The science of motivation

Written By: - Date published: 5:32 pm, May 30th, 2010 - 13 comments
Categories: Deep stuff, Politics - Tags: , ,

From the RSA, a short video based on a seminar by Dan Pink. Dan was once Al Gore’s speechwriter. Here he “illustrates the hidden truths behind what really motivates us at home and in the workplace”.

13 comments on “The science of motivation”

  1. ianmac 1

    Tried to access AYB but failed.

  2. felix 2

    A_Y_B

    There are some non unicode quotation marks in the code you’ve pasted – that’s why it’s not showing up.

    Heh: capture = characters

  3. IrishBill 3

    Fixed.

  4. IrishBill 4

    I just watched it. Well worth a look.

  5. just saying 5

    That was interesting. Zimbardo on time perspectives. I enjoyed it but am looking forward to Dan Pink.

    This looks like another brilliant website of the TED ilk. Will look it out in the future.

    edit: I see above this was the video advertised.

  6. IrishBill 6

    Whoops. Embedded the wrong vid. Dan Pink up now.

  7. infused 7

    And that’s why people queue to work for me 😛

  8. Draco T Bastard 8

    Oh, look at that. Research and science proves that we neither want, nor need, leaders. Actually, they just get in the way.

    • infused 8.1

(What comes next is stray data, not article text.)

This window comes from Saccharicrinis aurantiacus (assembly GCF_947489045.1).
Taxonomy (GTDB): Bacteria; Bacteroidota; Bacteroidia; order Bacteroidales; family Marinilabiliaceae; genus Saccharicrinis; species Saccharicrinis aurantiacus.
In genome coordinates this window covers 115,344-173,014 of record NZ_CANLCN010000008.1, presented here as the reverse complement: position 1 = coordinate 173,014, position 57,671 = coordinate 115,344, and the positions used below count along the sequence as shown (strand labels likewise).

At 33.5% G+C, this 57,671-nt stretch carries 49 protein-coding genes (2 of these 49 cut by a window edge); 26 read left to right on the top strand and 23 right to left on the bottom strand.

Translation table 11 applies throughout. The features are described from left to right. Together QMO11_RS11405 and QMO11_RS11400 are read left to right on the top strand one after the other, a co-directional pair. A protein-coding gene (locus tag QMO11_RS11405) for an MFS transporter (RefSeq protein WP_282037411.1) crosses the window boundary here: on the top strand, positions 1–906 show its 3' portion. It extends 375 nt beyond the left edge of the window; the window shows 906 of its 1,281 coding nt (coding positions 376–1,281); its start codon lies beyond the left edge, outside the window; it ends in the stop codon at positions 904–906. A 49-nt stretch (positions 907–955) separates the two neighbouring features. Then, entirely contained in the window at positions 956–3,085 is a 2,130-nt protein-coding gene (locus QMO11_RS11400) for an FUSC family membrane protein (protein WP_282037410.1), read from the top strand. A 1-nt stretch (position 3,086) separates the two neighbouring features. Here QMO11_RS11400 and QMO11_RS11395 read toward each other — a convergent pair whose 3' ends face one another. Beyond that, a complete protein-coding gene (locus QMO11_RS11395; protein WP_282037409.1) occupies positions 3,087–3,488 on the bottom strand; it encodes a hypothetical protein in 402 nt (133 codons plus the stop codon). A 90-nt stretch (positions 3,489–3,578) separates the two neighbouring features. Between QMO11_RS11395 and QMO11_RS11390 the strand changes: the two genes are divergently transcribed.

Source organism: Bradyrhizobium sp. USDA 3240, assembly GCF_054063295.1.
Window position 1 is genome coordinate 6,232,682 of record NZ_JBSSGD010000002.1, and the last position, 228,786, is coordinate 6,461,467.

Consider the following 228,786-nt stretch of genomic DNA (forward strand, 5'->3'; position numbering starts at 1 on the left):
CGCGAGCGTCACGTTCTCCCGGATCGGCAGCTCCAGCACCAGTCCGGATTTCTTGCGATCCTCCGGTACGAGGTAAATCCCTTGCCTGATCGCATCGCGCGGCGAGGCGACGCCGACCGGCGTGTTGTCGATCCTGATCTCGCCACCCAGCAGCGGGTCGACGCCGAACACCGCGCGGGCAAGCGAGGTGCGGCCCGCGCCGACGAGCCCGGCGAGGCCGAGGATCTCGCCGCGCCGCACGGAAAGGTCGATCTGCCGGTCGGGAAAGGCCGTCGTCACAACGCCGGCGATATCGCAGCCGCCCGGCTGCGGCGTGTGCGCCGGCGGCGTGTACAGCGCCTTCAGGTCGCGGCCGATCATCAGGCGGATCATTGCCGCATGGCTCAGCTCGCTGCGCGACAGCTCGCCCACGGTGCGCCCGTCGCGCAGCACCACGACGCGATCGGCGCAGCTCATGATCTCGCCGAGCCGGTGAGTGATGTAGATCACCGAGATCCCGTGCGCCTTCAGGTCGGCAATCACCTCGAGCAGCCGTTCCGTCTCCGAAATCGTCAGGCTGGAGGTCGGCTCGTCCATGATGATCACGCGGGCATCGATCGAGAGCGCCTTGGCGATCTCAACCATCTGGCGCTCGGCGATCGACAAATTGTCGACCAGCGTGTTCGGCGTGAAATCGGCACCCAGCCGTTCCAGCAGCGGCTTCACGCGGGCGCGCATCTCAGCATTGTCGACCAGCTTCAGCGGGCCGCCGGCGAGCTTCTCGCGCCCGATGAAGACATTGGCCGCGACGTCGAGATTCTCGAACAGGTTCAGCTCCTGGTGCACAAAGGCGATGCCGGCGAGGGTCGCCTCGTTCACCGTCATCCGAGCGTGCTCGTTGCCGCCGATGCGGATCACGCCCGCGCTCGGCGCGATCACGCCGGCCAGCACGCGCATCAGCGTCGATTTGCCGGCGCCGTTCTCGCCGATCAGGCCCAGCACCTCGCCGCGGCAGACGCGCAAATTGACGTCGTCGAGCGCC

Well you do, actually. Someone has to carry the vision.

      • Draco T Bastard 8.1.1

        The “vision” is carried by the people who have it and that is almost invariably not the “leaders”. Same as a capitalist is almost invariably not an entrepreneur.

  9. On the one hand, I like its message of individual autonomy, on the other hand it unfortunately makes sense for businesses to work out how to ‘divide the labour’ so that the payment incentive and operational systems are more quantifiable.

    I just had a discussion regarding incentives with a friend who is training to be a manager within the U.K. civil service. She spent six months working with highly trained accountants with an indepth knowledge of the British tax system helping them answer questions to the general public. They are highly qualified – members of the ‘professional’ class if you will. However as their work environment was a call centre, and the jobs were broken down – reduced – to atomistic parts, the individuals became essentially the rote workers as explained in this video. It sounded an awful place to work (from the perspective of a freelance web developer) yet from the businesses perspective they could guarantee a certain level and quality of work.

  10. Rieke 10

    Incentives may be a great motivational instrument.
    Of course we need acknowledgement by other people.
    For me the best motivation is, when at the end of a working day I can say: today I did my best and tomorrow I’ll see and try if I can top it.
    A challenge with myself – because success is made by myself, Motivation has to come out of myself otherwise it’s a flame which will die when lacking incentives coming from 2nd or 3rd parts.

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